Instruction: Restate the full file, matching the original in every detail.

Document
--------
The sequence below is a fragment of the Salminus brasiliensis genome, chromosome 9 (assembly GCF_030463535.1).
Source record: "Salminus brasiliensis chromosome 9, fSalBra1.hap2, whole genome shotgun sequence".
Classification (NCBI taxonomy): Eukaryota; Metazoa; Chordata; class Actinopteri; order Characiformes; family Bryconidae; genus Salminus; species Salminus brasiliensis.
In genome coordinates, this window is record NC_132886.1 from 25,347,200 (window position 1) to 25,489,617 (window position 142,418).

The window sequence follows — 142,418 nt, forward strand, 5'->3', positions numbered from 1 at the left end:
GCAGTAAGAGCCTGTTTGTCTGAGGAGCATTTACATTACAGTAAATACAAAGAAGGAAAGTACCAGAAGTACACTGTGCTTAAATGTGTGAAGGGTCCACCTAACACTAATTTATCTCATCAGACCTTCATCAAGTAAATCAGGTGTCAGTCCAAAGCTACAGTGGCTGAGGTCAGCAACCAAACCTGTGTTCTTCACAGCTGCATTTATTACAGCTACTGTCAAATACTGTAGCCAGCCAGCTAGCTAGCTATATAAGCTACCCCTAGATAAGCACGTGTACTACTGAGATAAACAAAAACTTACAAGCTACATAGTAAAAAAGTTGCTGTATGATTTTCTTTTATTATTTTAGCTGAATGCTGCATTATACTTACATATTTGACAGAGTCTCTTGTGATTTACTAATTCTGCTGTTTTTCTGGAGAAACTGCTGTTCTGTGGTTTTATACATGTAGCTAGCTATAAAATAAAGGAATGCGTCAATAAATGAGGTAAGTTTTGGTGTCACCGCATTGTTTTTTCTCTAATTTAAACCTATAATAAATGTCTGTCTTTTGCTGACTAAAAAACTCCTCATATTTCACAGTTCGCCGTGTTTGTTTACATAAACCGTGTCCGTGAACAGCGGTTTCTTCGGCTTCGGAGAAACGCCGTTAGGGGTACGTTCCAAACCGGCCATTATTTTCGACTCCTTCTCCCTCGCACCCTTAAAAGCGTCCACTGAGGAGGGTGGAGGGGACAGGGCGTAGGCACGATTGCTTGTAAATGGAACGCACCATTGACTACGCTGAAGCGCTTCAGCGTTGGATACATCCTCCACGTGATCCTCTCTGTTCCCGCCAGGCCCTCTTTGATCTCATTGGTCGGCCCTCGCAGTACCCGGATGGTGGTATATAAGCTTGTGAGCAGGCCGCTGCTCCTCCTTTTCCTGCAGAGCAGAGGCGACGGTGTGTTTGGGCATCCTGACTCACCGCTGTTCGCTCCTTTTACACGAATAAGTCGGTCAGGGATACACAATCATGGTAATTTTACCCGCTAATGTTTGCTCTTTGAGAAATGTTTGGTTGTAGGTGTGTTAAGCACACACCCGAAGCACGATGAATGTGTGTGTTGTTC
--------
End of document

The sequence below is a fragment of the Salminus brasiliensis genome, chromosome 9 (assembly GCF_030463535.1).
Source record: "Salminus brasiliensis chromosome 9, fSalBra1.hap2, whole genome shotgun sequence".
Classification (NCBI taxonomy): Eukaryota; Metazoa; Chordata; class Actinopteri; order Characiformes; family Bryconidae; genus Salminus; species Salminus brasiliensis.
In genome coordinates, this window is record NC_132886.1 from 25,347,200 (window position 1) to 25,489,617 (window position 142,418).

The window sequence follows — 142,418 nt, forward strand, 5'->3', positions numbered from 1 at the left end:
GCAGTAAGAGCCTGTTTGTCTGAGGAGCATTTACATTACAGTAAATACAAAGAAGGAAAGTACCAGAAGTACACTGTGCTTAAATGTGTGAAGGGTCCACCTAACACTAATTTATCTCATCAGACCTTCATCAAGTAAATCAGGTGTCAGTCCAAAGCTACAGTGGCTGAGGTCAGCAACCAAACCTGTGTTCTTCACAGCTGCATTTATTACAGCTACTGTCAAATACTGTAGCCAGCCAGCTAGCTAGCTATATAAGCTACCCCTAGATAAGCACGTGTACTACTGAGATAAACAAAAACTTACAAGCTACATAGTAAAAAAGTTGCTGTATGATTTTCTTTTATTATTTTAGCTGAATGCTGCATTATACTTACATATTTGACAGAGTCTCTTGTGATTTACTAATTCTGCTGTTTTTCTGGAGAAACTGCTGTTCTGTGGTTTTATACATGTAGCTAGCTATAAAATAAAGGAATGCGTCAATAAATGAGGTAAGTTTTGGTGTCACCGCATTGTTTTTTCTCTAATTTAAACCTATAATAAATGTCTGTCTTTTGCTGACTAAAAAACTCCTCATATTTCACAGTTCGCCGTGTTTGTTTACATAAACCGTGTCCGTGAACAGCGGTTTCTTCGGCTTCGGAGAAACGCCGTTAGGGGTACGTTCCAAACCGGCCATTATTTTCGACTCCTTCTCCCTCGCACCCTTAAAAGCGTCCACTGAGGAGGGTGGAGGGGACAGGGCGTAGGCACGATTGCTTGTAAATGGAACGCACCATTGACTACGCTGAAGCGCTTCAGCGTTGGATACATCCTCCACGTGATCCTCTCTGTTCCCGCCAGGCCCTCTTTGATCTCATTGGTCGGCCCTCGCAGTACCCGGATGGTGGTATATAAGCTTGTGAGCAGGCCGCTGCTCCTCCTTTTCCTGCAGAGCAGAGGCGACGGTGTGTTTGGGCATCCTGACTCACCGCTGTTCGCTCCTTTTACACGAATAAGTCGGTCAGGGATACACAATCATGGTAATTTTACCCGCTAATGTTTGCTCTTTGAGAAATGTTTGGTTGTAGGTGTGTTAAGCACACACCCGAAGCACGATGAATGTGTGTGTTGTTC